Matilde, 40, usually directs musicals in Portugal, and her work is marked by her deep faith. 

I wanted to know if this was her biggest job yet. 

“I think it’s the biggest job I’ll ever have,” she replied.

Previous World Youth Days had relied on professional local performers, but Matilde has been working with a group called Ensemble23, composed entirely of amateur volunteers from a variety of countries. 

It has been a challenge, but she told me she was confident: “We’re taking a few risks, but we believe everything will go well.” To her great relief, it did. 

Crowds wait for Pope Francis to pass by in Lisbon, Portugal, Aug. 3, 2023. Credit: Filipe D’Avillez.

Part of the welcoming ceremony was a procession with the flags of the countries present in WYD. 

All of them? 

Well, that’s where things get complicated. 

“Never get involved with a flag procession, it’s a nightmare,” one WYD organizer told me. 

“Who gets included, who doesn’t? For example, there are loads of Puerto Ricans here, but Puerto Rico isn’t a country. You’d think there was no harm in including them, but then what if Scotland and Wales ask to be included as well? Do we include Kosovo? Nagorno-Karabakh?”

There was also the issue of who would carry the flags, since for some countries there was a serious risk of pilgrims being recognized and suffering persecution back home if they happened to appear on broadcasts. 

In the end, it was the Vatican that called the shots and decided what flags would or would not be represented. 

China was conspicuous by its absence, but so was Taiwan, even while pilgrims from both are present in Lisbon. 

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Experiencing the universal Church

One flag prominent in the park — but definitely not in the procession — was the South Vietnamese flag, held aloft by a group of Vietnamese-Americans from California. 

I asked if they had been with the Vietnamese delegation. 

“Yes, we had a Rise Up [Catechism] session with them. We don’t all speak Vietnamese, but some of us do, especially the older ones. We share the same faith, but we are a little bit different. These are all American-born kids, whereas they are a little more Vietnamese. But that's what this does, it connects us, based on faith,” said Thanh Nguyen, who is in her fifties.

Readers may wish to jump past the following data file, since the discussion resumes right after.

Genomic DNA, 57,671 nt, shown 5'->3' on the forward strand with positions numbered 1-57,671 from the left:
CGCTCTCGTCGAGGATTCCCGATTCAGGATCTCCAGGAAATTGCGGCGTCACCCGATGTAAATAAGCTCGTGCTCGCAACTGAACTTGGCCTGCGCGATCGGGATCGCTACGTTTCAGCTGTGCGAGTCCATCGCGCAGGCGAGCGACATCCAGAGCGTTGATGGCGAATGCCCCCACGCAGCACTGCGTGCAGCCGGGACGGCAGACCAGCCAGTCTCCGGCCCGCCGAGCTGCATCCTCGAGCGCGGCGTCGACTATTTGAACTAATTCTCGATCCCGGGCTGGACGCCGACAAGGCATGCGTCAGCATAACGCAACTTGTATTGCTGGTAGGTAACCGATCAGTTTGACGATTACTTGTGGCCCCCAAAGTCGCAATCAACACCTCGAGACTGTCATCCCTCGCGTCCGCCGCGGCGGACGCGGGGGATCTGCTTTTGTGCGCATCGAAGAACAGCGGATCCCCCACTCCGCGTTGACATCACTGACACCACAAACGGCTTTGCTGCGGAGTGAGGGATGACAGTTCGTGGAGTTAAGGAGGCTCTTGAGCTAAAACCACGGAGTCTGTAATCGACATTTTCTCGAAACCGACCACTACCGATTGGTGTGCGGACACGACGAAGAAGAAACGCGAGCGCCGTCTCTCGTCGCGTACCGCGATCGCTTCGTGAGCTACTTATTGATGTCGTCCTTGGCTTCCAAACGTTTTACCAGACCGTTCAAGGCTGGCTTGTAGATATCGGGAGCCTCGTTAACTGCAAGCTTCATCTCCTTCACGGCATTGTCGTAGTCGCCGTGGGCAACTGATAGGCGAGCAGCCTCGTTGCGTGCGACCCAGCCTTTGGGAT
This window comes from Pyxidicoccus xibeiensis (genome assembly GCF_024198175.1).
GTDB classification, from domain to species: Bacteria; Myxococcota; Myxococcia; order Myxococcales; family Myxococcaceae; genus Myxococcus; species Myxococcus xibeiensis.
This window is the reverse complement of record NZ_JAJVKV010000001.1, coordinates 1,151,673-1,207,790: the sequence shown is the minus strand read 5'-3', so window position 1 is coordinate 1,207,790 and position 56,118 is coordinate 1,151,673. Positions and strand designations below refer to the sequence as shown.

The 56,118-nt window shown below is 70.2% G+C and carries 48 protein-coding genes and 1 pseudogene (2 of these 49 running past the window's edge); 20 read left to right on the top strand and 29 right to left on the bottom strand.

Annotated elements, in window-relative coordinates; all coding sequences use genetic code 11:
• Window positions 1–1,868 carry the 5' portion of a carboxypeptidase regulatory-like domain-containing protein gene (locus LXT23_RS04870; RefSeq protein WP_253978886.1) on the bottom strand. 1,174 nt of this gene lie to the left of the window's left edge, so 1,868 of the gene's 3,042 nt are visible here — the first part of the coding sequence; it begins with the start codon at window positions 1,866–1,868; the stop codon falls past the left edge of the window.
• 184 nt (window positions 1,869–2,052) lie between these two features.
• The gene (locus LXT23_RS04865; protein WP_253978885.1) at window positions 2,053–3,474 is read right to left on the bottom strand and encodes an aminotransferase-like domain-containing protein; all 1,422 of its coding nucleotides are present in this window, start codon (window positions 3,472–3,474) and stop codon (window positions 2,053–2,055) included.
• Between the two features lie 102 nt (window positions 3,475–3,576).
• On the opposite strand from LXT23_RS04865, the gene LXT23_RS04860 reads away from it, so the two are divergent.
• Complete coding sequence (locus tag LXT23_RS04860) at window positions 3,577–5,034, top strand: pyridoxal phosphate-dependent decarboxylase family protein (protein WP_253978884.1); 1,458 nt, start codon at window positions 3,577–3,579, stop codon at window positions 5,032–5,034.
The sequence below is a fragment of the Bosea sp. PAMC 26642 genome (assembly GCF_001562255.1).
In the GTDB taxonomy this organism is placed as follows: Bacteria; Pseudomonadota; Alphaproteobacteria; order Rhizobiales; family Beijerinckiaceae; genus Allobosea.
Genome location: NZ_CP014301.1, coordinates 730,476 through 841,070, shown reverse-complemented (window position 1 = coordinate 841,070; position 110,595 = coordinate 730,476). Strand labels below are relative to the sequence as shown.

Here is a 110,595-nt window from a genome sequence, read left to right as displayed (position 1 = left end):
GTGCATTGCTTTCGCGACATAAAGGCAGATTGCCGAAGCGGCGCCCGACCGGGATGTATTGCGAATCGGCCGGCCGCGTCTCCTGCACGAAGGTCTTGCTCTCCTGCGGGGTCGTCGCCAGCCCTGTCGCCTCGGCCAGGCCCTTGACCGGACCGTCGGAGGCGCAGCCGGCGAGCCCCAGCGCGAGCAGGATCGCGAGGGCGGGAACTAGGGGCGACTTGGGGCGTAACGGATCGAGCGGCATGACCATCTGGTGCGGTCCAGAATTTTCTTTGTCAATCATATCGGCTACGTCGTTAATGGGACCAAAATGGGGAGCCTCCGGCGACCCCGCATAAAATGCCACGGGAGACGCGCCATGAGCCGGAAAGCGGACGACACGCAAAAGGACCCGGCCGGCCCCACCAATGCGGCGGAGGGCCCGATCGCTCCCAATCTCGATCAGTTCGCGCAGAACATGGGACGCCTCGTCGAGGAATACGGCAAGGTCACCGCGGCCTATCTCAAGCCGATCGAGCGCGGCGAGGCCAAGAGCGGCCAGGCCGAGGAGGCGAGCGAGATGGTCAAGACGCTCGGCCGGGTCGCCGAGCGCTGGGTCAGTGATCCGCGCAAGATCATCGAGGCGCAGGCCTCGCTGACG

Vietnamese-American pilgrims from California in Lisbon, Portugal, Aug. 3, 2023. Credit: Filipe D’Avillez.

Younger Minh Nguyen, who was holding a large American flag, highlighted “the overall feeling of so many people being here, which is really inspiring,” though he admitted that he had done a lot of walking over the past few days.

Nearby, a group from St. Lucia posed for a picture, and teasingly told a friend from St. Vincent and the Grenadines that her flag was not welcome. Christa St. Ange explained, however, that there is no real rivalry between them outside of sport. 

The group has been traveling for several days, but she said everything has been going well. 

“It is a pilgrimage, and some parts are rough, and they did prepare us for that beforehand. But the experience on a whole, being in Portugal, and especially the people I’m with, is awesome.”

Pilgrims from St. Lucia and St. Vincent and Grenadines. Filipe D’Avillez.

My attention is drawn to a group of Australians and Samoans. 

Luke Jude Robinson, from Australia, had religious tattoos on his forearms, and told me that being in Portugal has really opened his eyes to the universality of the Church. 

“In Australia, I didn’t know how big the Church was. Coming to this event brings out the whole world, shows you how big this Church is, and how young people are really enjoying it as well.”

His Samoan friend, Sefilino Falaniko, agreed: “It’s amazing, it’s part of being a Catholic, seeing this many countries and cultures, and for the young to be together, it’s so amazing, I’m so happy.” 

Australia’s Luke Jude Robinson shows his tattoos. Credit: Filipe D’Avillez.

Tight security